Two Mondays ago I was in Dublin for the Flora Mini Marathon 10K.
After nine years living here in the UK, I'm still not over the novelty of being able to "pop over" to a whole other country for the same price/time it used to take me to get from Canberra to my hometown! But it would be a sad, curmudgeonly day if I ever lost that sense of wonder. Even when wonder is really profound stuff like, "OMG Cadbury Tiffin! You don't get that in the UK or Oz!"
Unlike the Running Festival last month I walked this one solo. But I was in a crowd of 40,000 other women, the Mini Marathon being the biggest women's race in the world…
I also had company in spirit - Up & Runner Cels was over from Brussels to do her first 10K (and she kicked butt) and Coach Julia J was over from Modena, with some of her Italian runners. We hung out all weekend and I could say nowt but ciao. I need to work on my Italiano.
The atmosphere was brilliant. So many people were running for charities and had the names of lost loved ones on the back of their t-shirts. That wells me up every time; always a sober reminder of the fragility and randomness of life.
The race was divided into Runners, Joggers and thousands of wonderfully chatty Walkers. The pace was slow-going for ages – most seemed up for a fun stroll rather than to steam along as fast possible like a big ginger walking machine as per my own intention.
At 4km I had to ditch the number obsession after I accidentally switched off Walkmeter so I didn't know how fast I was going. My brain about exploded trying to add up the splits with my watch, so the rest of the race was just me and my feet and all those ladies.
I've fiddling with this post for almost three weeks now, flitting between feeling proud and emotional then feeling stupid for feeling emotional, because all I did was walk ten piddling kilometres. It seems so silly when my friends routinely run for miles, Julia just did another Half Iron Man; Gareth is about to cycle up some Alps. It also seems extra lame when I used to be able to run and haul up mountains and kick arse at kickboxing.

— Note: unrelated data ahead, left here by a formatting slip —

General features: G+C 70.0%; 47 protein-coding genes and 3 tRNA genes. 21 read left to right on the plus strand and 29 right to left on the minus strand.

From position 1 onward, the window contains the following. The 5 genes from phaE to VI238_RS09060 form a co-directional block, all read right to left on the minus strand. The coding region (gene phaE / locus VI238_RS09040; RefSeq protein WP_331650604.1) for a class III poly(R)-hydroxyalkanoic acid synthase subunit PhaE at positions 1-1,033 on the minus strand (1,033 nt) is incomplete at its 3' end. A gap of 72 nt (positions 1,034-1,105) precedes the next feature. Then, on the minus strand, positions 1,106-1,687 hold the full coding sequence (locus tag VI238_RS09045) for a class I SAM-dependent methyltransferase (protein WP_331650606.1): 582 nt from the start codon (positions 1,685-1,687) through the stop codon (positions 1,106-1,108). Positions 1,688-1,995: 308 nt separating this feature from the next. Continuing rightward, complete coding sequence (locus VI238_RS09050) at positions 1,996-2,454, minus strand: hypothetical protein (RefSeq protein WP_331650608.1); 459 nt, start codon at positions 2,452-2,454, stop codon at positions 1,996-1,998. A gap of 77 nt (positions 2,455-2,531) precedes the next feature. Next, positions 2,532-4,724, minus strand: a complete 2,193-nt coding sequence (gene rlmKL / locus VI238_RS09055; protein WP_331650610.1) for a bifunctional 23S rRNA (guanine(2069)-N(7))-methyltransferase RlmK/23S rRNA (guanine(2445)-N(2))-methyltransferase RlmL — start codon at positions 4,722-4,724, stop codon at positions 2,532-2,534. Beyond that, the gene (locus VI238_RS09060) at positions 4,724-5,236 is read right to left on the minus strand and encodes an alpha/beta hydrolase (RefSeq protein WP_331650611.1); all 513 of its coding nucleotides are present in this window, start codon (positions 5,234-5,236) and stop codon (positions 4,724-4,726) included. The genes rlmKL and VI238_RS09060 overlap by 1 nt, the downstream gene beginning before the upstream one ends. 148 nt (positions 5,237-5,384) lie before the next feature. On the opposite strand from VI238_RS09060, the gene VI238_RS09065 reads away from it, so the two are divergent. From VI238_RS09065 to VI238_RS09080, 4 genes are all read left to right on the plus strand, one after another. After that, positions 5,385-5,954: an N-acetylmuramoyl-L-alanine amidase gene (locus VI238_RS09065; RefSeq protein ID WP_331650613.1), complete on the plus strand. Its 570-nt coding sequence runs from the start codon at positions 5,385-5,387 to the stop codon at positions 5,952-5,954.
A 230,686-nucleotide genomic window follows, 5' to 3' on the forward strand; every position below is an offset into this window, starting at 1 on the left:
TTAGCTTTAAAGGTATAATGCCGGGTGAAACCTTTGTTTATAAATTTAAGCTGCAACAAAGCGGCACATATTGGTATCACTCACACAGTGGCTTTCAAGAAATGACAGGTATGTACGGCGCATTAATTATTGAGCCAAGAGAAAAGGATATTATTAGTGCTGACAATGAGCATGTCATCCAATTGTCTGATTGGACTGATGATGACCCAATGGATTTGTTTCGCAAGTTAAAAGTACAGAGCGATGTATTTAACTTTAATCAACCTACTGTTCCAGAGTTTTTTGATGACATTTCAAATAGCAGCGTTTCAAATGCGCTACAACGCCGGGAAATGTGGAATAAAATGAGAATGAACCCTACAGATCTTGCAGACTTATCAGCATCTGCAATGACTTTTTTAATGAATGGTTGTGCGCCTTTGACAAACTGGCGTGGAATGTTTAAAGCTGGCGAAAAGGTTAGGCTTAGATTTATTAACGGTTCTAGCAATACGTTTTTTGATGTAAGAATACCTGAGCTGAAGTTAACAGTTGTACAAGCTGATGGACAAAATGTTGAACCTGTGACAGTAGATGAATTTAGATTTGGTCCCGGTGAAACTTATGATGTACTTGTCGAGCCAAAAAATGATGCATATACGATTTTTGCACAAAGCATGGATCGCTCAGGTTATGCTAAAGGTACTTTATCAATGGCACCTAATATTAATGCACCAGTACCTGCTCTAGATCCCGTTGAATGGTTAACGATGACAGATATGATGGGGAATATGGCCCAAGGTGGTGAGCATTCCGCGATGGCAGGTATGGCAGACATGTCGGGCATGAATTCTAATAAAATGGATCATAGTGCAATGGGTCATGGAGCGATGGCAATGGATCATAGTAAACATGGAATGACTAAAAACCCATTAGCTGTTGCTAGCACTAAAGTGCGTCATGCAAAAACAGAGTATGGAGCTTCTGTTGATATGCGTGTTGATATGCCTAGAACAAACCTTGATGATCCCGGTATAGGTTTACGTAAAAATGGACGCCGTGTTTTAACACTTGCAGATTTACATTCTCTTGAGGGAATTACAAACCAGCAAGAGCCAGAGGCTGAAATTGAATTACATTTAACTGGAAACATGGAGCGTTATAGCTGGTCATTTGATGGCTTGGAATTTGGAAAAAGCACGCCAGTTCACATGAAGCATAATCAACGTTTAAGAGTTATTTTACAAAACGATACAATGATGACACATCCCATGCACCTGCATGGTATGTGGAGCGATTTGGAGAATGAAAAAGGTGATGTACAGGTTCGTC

I got stuck on that whiny groove around 6km (why does this always happen in the middle of races? I guess the brain wanders): You're so slow. Why'd you get so lardy again? You did 14 minute miles in Moonwalk training, why didn't you appreciate it? My feet hurt. This sucks. I suck. I bet Julia is in the pub with a Guinness by now!
But emotions come and go like the tide. The trick is to let 'em wash over and keep walking anyway. As I got closer to the finish line the bleak thoughts were replaced by peacefulness at being in a foreign land on a sunny day in a happy crowd; bewilderment at the lady smoking as she walked along in a cancer charity t-shirt, and the fun of eavesdropping on some breathless on-the-go wedding planning:
So I've got my shoes I've got my dress I've done the invites too my hair? I'm not sure about the hair depends if Kelly is coming if Kelly is coming I'll get her to do my hair for free she's a hairdresser see but if she's not coming I'll have to find someone else to do it oh no I've not done the flowers yet…:
Here are some photies I snapped along the way:
I finally crossed the finish line in 01:45:49, an average of 10.35 minutes per kilometre, which I was okay with considering the first three km's were a very snailish 15, 12 and 12 minutes as it was so crowded. I must've sped up towards the end there.
I felt fitter than I did in Bologna last month, with no knee or sciatic pain. That's the comparison I choose to make now, rather than dwelling on where I used to be years ago. Being part of that race, with so many women of all shapes and sizes and stories, reiterated the importance of celebrating and making the most of where you are, right now.
Walking can be boring but it's working and it's taking me some interesting places!